Edited by Sharon James McGee and Carolyn Handa
Postmodernism's central moves include questioning hierarchy, valuing paratactic associations, and rejecting grand narratives, and the work of a Writing Program Administrator, most days, includes those moves as well. The argument of this collection is that the cultural and intellectual legacies of postmodernism impinge, significantly and daily, on the practice of the Writing Program Administrator. WPAs work in spaces where they must assume responsibility for a multifaceted program, a diverse curriculum, instructors with varying pedagogies and technological expertise—and where they must position their program in relation to a university with its own conflicted mission, and a state with its unpredictable views of accountability and assessment. The collection further argues that postmodernism offers a useful lens through which to understand the work of WPAs and to examine the discordant cultural and institutional issues that shape their work. Each chapter tackles a problem local to its author's writing program or experience as a WPA, and each responds to existing discord in creative ways that move toward rebuilding and redirection. It is a given that accepting the role of WPA will land you squarely in the bind between modernism and postmodernism: while composition studies as a field arguably still reflects a modernist ethos, the WPA must grapple daily with postmodern habits of thought and ways of being. The effort to live in this role may or may not mean that a WPA will adopt a postmodern stance; it does mean, however, that being a WPA requires dealing with the postmodern.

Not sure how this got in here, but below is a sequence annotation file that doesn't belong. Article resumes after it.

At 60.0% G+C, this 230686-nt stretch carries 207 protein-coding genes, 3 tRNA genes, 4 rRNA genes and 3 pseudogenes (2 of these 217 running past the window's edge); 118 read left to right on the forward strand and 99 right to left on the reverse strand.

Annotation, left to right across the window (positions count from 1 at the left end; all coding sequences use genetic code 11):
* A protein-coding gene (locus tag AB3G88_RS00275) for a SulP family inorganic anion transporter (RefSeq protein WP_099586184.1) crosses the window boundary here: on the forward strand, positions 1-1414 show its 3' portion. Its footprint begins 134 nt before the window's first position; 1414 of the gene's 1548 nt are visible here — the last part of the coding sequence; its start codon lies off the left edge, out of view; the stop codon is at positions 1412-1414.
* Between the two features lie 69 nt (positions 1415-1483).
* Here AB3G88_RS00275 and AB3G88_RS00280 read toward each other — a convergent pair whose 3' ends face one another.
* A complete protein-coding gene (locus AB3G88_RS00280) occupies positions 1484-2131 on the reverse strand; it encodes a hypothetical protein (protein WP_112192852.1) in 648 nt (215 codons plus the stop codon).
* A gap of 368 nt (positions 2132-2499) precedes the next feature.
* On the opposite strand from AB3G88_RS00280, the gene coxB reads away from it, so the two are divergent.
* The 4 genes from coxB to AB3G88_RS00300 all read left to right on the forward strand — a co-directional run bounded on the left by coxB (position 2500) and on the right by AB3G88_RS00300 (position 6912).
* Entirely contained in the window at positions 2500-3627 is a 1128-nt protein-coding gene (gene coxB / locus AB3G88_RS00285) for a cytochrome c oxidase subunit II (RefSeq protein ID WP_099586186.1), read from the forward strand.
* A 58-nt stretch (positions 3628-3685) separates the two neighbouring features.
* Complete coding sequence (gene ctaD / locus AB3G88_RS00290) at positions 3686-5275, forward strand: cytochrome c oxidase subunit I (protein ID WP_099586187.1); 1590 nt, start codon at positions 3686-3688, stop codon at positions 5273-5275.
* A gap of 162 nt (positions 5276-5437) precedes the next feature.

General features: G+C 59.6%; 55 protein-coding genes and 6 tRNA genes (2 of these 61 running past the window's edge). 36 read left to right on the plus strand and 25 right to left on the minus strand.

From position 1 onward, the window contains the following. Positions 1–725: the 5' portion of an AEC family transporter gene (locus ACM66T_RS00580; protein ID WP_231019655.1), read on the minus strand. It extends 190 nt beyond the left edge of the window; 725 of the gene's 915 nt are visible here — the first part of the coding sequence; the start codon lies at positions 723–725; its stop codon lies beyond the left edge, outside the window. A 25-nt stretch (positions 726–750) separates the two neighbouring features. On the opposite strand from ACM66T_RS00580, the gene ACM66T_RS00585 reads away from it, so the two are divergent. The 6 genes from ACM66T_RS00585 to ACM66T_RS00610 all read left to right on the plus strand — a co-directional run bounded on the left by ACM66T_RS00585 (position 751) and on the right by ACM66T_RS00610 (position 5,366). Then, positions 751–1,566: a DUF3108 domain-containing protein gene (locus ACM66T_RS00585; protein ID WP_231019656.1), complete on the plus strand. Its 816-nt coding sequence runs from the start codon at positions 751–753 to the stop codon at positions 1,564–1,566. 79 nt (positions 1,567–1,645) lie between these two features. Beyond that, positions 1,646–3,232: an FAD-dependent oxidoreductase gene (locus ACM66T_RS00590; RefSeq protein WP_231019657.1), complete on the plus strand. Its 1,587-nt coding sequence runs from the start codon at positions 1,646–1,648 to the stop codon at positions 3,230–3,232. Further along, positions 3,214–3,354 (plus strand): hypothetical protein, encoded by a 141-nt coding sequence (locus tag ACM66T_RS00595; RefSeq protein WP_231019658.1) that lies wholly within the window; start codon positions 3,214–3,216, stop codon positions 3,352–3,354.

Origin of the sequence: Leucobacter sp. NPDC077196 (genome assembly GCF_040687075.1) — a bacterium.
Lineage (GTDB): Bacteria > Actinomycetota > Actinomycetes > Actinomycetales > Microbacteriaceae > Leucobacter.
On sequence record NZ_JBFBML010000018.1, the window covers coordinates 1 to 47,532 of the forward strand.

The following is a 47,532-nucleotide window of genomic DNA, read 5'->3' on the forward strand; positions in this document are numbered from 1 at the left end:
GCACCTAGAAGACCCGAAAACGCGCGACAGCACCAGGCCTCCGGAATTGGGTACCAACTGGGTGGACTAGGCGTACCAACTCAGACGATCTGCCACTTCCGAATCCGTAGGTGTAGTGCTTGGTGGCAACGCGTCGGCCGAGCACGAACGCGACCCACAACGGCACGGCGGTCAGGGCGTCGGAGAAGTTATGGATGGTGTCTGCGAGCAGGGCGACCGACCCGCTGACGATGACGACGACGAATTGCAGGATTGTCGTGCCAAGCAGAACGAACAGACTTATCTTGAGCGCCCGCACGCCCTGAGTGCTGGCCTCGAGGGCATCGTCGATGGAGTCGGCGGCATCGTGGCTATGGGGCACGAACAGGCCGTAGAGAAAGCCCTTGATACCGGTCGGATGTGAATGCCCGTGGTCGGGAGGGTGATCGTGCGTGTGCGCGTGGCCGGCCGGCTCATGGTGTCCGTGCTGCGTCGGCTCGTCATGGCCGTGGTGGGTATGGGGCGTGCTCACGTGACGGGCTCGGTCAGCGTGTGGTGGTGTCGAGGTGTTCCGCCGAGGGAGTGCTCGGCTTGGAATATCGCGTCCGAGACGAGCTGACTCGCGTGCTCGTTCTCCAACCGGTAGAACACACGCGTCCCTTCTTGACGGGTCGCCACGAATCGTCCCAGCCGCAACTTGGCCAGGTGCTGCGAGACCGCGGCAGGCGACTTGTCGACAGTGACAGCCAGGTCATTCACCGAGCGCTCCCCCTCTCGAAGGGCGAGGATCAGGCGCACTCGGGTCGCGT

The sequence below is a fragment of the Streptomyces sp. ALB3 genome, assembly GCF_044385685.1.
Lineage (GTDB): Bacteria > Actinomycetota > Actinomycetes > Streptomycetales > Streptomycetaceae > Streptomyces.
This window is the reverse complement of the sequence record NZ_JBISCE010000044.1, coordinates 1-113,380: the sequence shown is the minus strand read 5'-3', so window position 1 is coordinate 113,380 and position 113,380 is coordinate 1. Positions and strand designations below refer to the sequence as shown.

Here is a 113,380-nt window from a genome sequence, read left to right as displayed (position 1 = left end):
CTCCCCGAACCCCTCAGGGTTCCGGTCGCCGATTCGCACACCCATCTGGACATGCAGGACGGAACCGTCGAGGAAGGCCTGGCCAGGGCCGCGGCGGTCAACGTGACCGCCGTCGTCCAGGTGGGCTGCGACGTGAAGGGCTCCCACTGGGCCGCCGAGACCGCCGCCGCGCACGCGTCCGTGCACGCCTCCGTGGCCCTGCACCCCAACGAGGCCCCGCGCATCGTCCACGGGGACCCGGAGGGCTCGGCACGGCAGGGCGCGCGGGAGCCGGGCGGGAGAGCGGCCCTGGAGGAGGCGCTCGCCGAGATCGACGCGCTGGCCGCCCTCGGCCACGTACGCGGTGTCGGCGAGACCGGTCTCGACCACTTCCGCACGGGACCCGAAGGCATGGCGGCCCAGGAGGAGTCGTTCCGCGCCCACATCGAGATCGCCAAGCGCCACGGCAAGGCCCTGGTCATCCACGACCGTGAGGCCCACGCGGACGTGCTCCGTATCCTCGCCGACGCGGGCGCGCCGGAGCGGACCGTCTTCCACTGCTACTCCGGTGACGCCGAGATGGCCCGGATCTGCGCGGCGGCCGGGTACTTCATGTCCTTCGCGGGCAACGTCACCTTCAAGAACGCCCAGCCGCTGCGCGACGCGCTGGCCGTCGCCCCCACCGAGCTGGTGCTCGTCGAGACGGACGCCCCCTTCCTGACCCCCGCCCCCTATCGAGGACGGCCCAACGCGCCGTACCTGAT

Introduction: Postmodernity and Writing Programs, Sharon James McGee and Carolyn Handa
Chapter 5. The Road to Mainstreaming: One Program’s Successful but Cautionary Tale, Anthony Edgington, Marcy Tucker, Karen Ware, and Brian Huot
Chapter 9. Minimum Qualifications: Who Should Teach First-Year Writing? Richard E. Miller and Michael J. Cripps
Chapter 10. The Place of Assessment and Reflection in Writing Program Administration, Susanmarie Harrington
Chapter 11. New Designs for Communication Across the Curriculum, Andrew Billings, Teddi Fishman, Morgan Gresham, Angie Justice, Michael Neal, Barbara Ramirez, Summer Smith Taylor, Melissa Tidwell Powell, Donna Winchell, Kathleen Blake Yancey, and Art Young
Publication Information: McGee, Sharon James, & Carolyn, Handa (Eds.) (2005). Discord and Direction: The Postmodern Writing Program Administrator. Utah State University Press.
Books in this series are presented on the WAC Clearinghouse courtesy of the Utah State University Press. The Press offers more than 180 open-access books through the USU Digital Commons. Visit https://digitalcommons.usu.edu/usupress_pubs/ to view these publications.
This book is brought to you without charge in open-access format by the USU Press at DigitalCommons@USU. Copyright © 2005 Utah State University Press. Presented on this site with permission. You may view this book. You may print personal copies of this book. You may link to this page or its page on Digital Commons@USU. You may not reproduce this book on another website.